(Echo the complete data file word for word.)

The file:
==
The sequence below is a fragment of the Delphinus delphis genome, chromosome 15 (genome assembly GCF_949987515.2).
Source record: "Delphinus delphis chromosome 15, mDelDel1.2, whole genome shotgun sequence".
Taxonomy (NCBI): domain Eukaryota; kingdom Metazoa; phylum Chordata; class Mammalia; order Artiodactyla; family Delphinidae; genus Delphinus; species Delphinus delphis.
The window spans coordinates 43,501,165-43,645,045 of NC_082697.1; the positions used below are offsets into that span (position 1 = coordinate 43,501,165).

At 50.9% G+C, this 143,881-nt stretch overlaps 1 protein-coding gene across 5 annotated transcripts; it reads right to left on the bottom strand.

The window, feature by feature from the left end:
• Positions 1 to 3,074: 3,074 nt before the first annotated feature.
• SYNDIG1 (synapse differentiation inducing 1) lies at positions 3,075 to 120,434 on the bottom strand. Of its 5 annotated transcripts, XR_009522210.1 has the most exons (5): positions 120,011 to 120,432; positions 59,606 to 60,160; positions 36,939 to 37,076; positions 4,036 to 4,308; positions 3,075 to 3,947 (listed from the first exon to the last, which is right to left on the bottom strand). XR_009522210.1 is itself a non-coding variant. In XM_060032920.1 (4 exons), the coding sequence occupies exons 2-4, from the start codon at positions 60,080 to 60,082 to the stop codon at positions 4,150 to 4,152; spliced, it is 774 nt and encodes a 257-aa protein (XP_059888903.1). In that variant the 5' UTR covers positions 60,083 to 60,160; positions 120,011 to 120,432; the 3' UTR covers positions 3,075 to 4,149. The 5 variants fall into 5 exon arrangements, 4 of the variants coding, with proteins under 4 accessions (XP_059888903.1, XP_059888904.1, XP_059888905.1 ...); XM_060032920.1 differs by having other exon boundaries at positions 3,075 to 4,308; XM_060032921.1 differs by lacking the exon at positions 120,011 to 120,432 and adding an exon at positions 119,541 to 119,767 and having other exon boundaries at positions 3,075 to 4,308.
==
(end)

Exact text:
The sequence below is a fragment of the Delphinus delphis genome, chromosome 15 (genome assembly GCF_949987515.2).
Source record: "Delphinus delphis chromosome 15, mDelDel1.2, whole genome shotgun sequence".
Taxonomy (NCBI): domain Eukaryota; kingdom Metazoa; phylum Chordata; class Mammalia; order Artiodactyla; family Delphinidae; genus Delphinus; species Delphinus delphis.
The window spans coordinates 43,501,165-43,645,045 of NC_082697.1; the positions used below are offsets into that span (position 1 = coordinate 43,501,165).

At 50.9% G+C, this 143,881-nt stretch overlaps 1 protein-coding gene across 5 annotated transcripts; it reads right to left on the bottom strand.

The window, feature by feature from the left end:
• Positions 1 to 3,074: 3,074 nt before the first annotated feature.
• SYNDIG1 (synapse differentiation inducing 1) lies at positions 3,075 to 120,434 on the bottom strand. Of its 5 annotated transcripts, XR_009522210.1 has the most exons (5): positions 120,011 to 120,432; positions 59,606 to 60,160; positions 36,939 to 37,076; positions 4,036 to 4,308; positions 3,075 to 3,947 (listed from the first exon to the last, which is right to left on the bottom strand). XR_009522210.1 is itself a non-coding variant. In XM_060032920.1 (4 exons), the coding sequence occupies exons 2-4, from the start codon at positions 60,080 to 60,082 to the stop codon at positions 4,150 to 4,152; spliced, it is 774 nt and encodes a 257-aa protein (XP_059888903.1). In that variant the 5' UTR covers positions 60,083 to 60,160; positions 120,011 to 120,432; the 3' UTR covers positions 3,075 to 4,149. The 5 variants fall into 5 exon arrangements, 4 of the variants coding, with proteins under 4 accessions (XP_059888903.1, XP_059888904.1, XP_059888905.1 ...); XM_060032920.1 differs by having other exon boundaries at positions 3,075 to 4,308; XM_060032921.1 differs by lacking the exon at positions 120,011 to 120,432 and adding an exon at positions 119,541 to 119,767 and having other exon boundaries at positions 3,075 to 4,308.